Recently, the History cable TV channel aired a documentary series about the late 19th-century and early 20th-century tycoons who spurred by ambition, greed and personal rivalries made the nation an industrial powerhouse.
Oilman John D. Rockefeller, steel tycoon Andrew Carnegie, railroader Cornelius Vanderbilt, banker J.P. Morgan, automaker Henry Ford and others are now engraved in history for both their accomplishments in business and philanthropy and their human failings.
Fast forward a century and shift 3,000 miles westward to the Pacific Coast, and a not-dissimilar phenomenon has developed in the high-tech industry. Multibillionaire techno-tycoons not only fiercely compete in the marketplace but dabble in philanthropy and pursue personal feuds.
Which brings us to the high-stakes chess game being played over the Sacramento Kings basketball team. The Kings may not be very good on the court, but as the team's owners, the Maloof family, seek to climb out of a financial hole, a potential bidding war is emerging.
The Maloofs apparently have a handshake deal with two very wealthy men who would move the team to Seattle, hedge fund manager Chris Hansen and Steve Ballmer, who runs the Microsoft empire now that founder Bill Gates has segued into philanthropy.
Sacramento officials want to keep the team in the state capital and have been seeking "whales" to compete with Hansen and Ballmer. Grocery store tycoon Ron Burkle and Bay Area investor Mark Mastrov are interested, and one of the team's minority owners has brought Larry Ellison, the fabulously rich head of the Oracle software firm, into the picture.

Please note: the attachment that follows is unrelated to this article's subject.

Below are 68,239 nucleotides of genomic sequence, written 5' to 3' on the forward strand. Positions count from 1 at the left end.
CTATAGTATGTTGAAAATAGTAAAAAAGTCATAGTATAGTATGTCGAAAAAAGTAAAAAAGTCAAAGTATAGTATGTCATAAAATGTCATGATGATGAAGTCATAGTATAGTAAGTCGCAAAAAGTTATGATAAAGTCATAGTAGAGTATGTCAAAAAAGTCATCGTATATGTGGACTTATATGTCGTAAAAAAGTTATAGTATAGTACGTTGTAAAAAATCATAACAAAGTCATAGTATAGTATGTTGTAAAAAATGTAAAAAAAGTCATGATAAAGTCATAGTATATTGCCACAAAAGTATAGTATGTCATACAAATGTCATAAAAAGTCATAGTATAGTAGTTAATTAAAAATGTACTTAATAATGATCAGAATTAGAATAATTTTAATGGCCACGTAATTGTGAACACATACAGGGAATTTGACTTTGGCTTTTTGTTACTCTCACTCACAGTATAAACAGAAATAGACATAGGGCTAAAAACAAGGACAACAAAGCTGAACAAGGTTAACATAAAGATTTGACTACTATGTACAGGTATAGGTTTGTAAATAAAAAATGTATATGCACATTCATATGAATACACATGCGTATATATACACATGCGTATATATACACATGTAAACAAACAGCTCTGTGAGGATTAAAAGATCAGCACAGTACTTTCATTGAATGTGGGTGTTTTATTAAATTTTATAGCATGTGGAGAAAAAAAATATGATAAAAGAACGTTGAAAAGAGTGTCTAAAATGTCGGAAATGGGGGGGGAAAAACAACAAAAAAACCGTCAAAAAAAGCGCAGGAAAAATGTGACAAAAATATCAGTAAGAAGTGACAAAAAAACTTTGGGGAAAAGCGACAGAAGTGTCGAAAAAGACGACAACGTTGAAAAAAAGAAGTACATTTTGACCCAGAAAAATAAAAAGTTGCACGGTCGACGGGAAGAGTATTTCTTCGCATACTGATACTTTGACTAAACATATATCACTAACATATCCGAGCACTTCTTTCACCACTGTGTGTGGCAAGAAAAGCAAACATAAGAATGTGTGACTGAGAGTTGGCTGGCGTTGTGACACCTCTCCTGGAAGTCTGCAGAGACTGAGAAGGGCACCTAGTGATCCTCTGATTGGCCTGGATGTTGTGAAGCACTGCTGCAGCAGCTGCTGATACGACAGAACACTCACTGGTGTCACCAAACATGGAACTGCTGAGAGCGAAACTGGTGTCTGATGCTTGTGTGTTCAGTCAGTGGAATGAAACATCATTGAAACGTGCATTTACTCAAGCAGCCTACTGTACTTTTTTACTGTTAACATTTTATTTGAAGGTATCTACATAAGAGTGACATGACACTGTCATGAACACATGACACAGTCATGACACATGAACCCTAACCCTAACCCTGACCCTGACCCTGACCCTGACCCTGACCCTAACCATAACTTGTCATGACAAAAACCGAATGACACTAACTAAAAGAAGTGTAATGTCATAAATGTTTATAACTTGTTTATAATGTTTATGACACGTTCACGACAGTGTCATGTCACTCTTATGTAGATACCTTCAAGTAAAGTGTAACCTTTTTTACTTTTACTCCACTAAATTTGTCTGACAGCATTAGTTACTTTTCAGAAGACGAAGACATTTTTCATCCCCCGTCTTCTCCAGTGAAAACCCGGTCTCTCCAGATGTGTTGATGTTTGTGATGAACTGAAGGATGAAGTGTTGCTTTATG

And that's where it gets really interesting, because Ellison and Ballmer have history. Not only do Microsoft and Oracle compete in the business software field, but the two routinely trash each other's products and each other during appearances before technology conferences.
Ellison, ranked No. 3 in the pantheon of wealthy Americans, once attempted to buy the Golden State Warriors, and even at a half-billion dollars or more, buying the Kings would be just pocket lint.
Given their history, one could see Ellison joining the bidding war just to stick a thumb in Ballmer's eye.
Another angle to the story is Senate President Pro Tem Darrell Steinberg's hint that Microsoft's contracts with the state might be a pawn in the game.
Steinberg, who represents the Sacramento area and once worked for the Kings, could just be posturing for the home audience. The irony of his play, however, is that a decade ago, a scandal erupted when it was revealed that an Oracle lobbyist had delivered a $25,000 check to then-Gov. Gray Davis' campaign fund just a few days after a $95 million no-bid software contract was rushed through the bureaucracy.